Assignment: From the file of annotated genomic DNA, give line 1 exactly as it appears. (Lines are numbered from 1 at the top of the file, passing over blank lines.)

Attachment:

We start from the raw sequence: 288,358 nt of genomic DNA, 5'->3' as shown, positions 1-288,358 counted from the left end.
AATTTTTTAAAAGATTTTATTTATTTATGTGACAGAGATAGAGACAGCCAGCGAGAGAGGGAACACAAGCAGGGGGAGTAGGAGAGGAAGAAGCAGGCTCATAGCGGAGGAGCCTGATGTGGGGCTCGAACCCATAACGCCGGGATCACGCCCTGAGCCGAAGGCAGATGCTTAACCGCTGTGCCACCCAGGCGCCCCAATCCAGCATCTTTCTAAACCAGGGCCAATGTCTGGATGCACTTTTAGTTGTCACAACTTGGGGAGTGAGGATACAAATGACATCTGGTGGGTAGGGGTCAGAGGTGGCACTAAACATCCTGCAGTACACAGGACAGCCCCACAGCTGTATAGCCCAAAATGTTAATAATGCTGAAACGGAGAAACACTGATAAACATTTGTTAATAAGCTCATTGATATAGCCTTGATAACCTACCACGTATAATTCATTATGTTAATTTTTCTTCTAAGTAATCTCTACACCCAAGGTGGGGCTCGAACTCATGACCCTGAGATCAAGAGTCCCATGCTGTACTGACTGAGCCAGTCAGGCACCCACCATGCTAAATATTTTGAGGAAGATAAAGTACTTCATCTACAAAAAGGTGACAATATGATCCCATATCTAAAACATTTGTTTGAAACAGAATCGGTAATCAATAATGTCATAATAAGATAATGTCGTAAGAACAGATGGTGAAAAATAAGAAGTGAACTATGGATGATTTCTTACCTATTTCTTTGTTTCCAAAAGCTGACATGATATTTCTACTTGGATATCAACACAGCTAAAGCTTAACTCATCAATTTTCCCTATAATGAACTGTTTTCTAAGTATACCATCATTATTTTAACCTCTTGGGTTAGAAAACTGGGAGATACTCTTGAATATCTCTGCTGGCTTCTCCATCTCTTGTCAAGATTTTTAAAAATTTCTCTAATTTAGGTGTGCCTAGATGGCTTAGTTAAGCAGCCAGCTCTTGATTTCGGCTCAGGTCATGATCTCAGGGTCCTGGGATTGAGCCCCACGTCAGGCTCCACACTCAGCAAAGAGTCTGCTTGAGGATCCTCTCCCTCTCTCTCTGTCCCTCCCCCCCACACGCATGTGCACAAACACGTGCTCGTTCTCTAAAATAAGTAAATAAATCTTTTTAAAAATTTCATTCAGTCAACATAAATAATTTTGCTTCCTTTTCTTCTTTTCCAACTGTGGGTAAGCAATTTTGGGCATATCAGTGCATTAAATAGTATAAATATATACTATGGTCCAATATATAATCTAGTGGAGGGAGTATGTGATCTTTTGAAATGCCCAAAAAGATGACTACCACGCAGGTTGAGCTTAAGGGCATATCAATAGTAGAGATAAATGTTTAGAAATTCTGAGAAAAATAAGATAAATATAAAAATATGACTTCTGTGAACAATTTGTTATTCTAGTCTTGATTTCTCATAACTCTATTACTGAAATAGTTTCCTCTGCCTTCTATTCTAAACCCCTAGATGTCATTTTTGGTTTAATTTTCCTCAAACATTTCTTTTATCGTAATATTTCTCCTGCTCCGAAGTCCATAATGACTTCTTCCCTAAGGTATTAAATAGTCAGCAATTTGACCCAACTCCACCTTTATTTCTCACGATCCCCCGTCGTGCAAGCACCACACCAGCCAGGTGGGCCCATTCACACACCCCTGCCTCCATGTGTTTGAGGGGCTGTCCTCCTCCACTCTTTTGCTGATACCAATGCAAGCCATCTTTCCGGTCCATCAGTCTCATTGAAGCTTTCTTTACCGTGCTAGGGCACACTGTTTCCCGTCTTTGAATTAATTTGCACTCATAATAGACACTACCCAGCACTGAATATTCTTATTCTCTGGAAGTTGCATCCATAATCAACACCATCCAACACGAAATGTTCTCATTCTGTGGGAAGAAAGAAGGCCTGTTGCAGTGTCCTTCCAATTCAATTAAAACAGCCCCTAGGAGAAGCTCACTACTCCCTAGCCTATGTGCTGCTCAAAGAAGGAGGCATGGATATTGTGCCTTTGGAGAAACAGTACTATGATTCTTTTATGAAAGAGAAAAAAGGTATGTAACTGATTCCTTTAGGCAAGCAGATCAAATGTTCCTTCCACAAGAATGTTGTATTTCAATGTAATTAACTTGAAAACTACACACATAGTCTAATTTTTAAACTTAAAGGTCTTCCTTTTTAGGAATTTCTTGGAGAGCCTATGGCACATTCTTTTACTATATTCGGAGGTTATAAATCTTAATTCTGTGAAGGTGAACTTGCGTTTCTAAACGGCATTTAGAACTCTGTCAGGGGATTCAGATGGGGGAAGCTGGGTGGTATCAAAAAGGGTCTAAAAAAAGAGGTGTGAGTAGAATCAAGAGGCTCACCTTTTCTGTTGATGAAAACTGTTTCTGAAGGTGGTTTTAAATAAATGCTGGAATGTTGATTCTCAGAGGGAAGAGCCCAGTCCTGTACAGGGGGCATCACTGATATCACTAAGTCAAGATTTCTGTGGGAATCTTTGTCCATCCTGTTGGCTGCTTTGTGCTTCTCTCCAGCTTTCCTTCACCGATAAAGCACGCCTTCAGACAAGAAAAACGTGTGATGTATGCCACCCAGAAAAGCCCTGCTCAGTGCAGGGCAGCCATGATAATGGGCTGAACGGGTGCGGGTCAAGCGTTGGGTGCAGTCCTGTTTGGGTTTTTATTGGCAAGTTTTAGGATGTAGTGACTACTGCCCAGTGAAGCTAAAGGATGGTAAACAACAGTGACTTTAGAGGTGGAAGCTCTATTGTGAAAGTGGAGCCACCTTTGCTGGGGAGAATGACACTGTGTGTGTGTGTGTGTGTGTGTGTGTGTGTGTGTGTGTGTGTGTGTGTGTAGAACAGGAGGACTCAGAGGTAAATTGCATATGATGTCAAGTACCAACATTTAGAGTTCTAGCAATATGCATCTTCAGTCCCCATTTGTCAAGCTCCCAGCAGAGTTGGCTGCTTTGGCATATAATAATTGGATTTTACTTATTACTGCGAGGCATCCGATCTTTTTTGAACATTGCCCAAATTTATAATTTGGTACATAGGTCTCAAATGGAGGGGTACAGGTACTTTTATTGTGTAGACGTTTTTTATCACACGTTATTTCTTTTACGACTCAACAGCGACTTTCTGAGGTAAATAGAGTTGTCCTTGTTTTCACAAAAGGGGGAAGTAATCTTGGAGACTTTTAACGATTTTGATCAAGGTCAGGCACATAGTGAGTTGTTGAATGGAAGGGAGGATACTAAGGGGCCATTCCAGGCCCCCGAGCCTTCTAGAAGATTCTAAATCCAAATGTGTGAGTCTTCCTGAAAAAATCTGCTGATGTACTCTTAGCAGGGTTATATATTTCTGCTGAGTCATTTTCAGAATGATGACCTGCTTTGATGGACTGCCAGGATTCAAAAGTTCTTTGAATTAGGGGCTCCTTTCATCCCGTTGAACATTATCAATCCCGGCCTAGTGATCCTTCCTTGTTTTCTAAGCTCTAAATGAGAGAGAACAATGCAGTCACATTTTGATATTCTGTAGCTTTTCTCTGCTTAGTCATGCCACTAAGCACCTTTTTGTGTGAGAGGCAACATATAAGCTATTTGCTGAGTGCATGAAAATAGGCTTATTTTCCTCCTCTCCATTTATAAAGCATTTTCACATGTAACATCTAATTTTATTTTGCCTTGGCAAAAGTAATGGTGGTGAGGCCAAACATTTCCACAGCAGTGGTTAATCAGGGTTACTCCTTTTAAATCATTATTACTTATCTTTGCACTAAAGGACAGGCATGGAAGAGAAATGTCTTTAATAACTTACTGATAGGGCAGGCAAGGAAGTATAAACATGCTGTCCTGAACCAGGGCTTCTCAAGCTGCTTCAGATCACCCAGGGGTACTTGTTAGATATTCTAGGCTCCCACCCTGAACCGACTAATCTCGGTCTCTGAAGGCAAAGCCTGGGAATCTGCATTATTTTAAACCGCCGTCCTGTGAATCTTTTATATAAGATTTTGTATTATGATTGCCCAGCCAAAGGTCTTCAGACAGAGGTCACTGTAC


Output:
We start from the raw sequence: 288,358 nt of genomic DNA, 5'->3' as shown, positions 1-288,358 counted from the left end.